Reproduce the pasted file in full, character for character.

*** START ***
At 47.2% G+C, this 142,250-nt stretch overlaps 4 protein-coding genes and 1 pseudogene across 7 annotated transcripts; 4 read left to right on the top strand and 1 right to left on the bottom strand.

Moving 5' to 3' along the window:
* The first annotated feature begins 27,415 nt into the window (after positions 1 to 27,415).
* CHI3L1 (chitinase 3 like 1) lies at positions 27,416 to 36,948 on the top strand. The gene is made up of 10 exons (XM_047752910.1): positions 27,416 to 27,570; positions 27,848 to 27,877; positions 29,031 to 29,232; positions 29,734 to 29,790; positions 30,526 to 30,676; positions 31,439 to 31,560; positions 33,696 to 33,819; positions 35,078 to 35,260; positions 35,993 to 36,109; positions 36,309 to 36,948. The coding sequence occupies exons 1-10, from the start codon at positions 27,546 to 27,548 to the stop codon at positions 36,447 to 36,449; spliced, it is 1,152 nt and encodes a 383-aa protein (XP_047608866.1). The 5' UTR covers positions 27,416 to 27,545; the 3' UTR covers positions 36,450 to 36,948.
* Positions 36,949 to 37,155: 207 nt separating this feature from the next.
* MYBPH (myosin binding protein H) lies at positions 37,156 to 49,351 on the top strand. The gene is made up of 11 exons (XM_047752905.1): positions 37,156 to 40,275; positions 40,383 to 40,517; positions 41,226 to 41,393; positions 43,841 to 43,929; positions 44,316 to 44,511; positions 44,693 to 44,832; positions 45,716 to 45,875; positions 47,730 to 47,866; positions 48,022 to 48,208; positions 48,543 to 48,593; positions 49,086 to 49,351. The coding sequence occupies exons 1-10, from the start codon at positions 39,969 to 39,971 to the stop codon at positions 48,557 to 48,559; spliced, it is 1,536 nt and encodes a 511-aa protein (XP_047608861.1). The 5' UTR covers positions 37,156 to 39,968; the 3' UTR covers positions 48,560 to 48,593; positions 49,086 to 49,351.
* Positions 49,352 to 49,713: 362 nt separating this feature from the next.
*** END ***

At 47.2% G+C, this 142,250-nt stretch overlaps 4 protein-coding genes and 1 pseudogene across 7 annotated transcripts; 4 read left to right on the top strand and 1 right to left on the bottom strand.

Moving 5' to 3' along the window:
* The first annotated feature begins 27,415 nt into the window (after positions 1 to 27,415).
* CHI3L1 (chitinase 3 like 1) lies at positions 27,416 to 36,948 on the top strand. The gene is made up of 10 exons (XM_047752910.1): positions 27,416 to 27,570; positions 27,848 to 27,877; positions 29,031 to 29,232; positions 29,734 to 29,790; positions 30,526 to 30,676; positions 31,439 to 31,560; positions 33,696 to 33,819; positions 35,078 to 35,260; positions 35,993 to 36,109; positions 36,309 to 36,948. The coding sequence occupies exons 1-10, from the start codon at positions 27,546 to 27,548 to the stop codon at positions 36,447 to 36,449; spliced, it is 1,152 nt and encodes a 383-aa protein (XP_047608866.1). The 5' UTR covers positions 27,416 to 27,545; the 3' UTR covers positions 36,450 to 36,948.
* Positions 36,949 to 37,155: 207 nt separating this feature from the next.
* MYBPH (myosin binding protein H) lies at positions 37,156 to 49,351 on the top strand. The gene is made up of 11 exons (XM_047752905.1): positions 37,156 to 40,275; positions 40,383 to 40,517; positions 41,226 to 41,393; positions 43,841 to 43,929; positions 44,316 to 44,511; positions 44,693 to 44,832; positions 45,716 to 45,875; positions 47,730 to 47,866; positions 48,022 to 48,208; positions 48,543 to 48,593; positions 49,086 to 49,351. The coding sequence occupies exons 1-10, from the start codon at positions 39,969 to 39,971 to the stop codon at positions 48,557 to 48,559; spliced, it is 1,536 nt and encodes a 511-aa protein (XP_047608861.1). The 5' UTR covers positions 37,156 to 39,968; the 3' UTR covers positions 48,560 to 48,593; positions 49,086 to 49,351.
* Positions 49,352 to 49,713: 362 nt separating this feature from the next.